Mary had been hired by a Florence dressmaker, Paolo (Massimo Ghini, who’s also in Up at the Villa), to teach Luca — his illegitimate child, with whom he and his wife want nothing to do — to be a “perfect English gentleman.” But when Luca runs away from his orphanage in search of his mother, whom he doesn’t realize is dead, Mary takes pity on him and takes him in. She and her friends make the adorable child their project, seeing him to school and feeding him in turn, and imparting him with the wisdom of their years: Mary introduces him to Shakespeare, Arabella to sculpture and painting, Georgie to sports and digging for artifacts.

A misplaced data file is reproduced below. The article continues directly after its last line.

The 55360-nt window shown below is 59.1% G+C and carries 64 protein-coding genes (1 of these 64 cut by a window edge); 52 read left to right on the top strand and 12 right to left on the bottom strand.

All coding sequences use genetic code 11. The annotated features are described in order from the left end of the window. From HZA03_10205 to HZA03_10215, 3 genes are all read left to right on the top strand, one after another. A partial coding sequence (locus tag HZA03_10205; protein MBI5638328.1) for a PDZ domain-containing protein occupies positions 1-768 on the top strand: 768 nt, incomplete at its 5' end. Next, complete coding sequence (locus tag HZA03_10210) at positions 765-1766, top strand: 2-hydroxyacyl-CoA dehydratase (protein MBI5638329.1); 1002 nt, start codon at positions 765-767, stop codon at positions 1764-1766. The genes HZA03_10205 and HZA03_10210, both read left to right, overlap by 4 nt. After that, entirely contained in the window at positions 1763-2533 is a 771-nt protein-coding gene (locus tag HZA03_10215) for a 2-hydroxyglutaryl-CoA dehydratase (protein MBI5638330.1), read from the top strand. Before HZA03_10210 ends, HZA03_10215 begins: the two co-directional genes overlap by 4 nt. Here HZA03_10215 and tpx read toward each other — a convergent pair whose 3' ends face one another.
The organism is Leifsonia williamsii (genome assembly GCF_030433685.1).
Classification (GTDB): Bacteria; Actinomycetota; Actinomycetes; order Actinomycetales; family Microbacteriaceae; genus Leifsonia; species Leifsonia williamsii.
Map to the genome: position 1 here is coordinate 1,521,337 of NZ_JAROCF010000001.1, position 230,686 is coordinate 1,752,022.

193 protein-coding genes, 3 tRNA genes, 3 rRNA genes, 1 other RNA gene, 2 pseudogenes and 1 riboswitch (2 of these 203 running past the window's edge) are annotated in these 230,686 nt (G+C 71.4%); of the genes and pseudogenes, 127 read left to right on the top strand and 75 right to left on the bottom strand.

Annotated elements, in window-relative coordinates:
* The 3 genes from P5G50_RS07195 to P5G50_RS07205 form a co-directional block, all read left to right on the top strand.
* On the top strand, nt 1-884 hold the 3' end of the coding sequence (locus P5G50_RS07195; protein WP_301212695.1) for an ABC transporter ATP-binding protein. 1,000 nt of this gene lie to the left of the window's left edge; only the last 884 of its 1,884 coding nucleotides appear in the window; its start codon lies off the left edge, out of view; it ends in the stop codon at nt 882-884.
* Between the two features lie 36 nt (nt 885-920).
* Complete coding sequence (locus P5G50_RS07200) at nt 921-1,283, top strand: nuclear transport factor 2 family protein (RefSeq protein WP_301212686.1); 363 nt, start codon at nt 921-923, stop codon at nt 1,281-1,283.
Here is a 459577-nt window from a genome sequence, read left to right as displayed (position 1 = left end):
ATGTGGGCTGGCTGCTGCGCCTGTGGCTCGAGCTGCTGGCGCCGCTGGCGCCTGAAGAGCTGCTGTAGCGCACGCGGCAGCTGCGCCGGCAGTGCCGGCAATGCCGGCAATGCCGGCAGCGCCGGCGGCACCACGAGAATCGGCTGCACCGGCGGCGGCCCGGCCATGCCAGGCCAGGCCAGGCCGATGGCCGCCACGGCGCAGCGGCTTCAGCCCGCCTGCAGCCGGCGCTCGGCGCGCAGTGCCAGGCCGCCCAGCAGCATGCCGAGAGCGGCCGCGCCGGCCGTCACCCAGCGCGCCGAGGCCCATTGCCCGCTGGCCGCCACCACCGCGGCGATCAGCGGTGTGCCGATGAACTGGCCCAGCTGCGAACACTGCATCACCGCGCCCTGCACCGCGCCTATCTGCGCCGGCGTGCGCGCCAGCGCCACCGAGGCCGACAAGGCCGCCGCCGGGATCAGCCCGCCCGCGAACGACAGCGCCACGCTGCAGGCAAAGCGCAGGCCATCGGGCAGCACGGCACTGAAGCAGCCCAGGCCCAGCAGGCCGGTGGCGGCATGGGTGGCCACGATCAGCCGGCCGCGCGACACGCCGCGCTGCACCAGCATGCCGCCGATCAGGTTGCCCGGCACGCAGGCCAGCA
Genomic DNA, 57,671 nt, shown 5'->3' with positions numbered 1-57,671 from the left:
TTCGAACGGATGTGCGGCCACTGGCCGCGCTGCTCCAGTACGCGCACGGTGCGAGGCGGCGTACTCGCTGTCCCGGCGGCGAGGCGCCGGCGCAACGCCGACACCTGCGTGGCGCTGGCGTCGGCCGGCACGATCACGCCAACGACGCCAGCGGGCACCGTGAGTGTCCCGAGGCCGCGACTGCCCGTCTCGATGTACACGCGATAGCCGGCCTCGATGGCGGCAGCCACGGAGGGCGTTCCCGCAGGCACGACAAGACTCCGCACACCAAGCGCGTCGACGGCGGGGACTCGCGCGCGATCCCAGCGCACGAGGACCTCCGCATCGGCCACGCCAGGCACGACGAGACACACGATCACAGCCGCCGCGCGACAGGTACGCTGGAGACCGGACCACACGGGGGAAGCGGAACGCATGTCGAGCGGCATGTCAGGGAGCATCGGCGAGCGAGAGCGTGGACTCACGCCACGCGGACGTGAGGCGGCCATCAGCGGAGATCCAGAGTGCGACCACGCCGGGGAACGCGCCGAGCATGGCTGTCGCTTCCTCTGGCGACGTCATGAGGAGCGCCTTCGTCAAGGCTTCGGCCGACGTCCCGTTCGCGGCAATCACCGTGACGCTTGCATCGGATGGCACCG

A sudden shift in the national policy of the Fascists, however, is all it takes for Paolo to declare, in his broken English, that “England is finish,” and decide that his son must now be a proper German gentleman. Luca disappears to boarding school in Austria, and when Mussolini declares war on Britain and France in 1940, Hester and her cohorts are rounded up and “taken in custody.” When the teenage Luca returns to Italy to find his English friends prisoners in all but name, the lessons they’ve taught him about being a decent human being — unlike his cad of a father — will bear fruit to the benefit of all.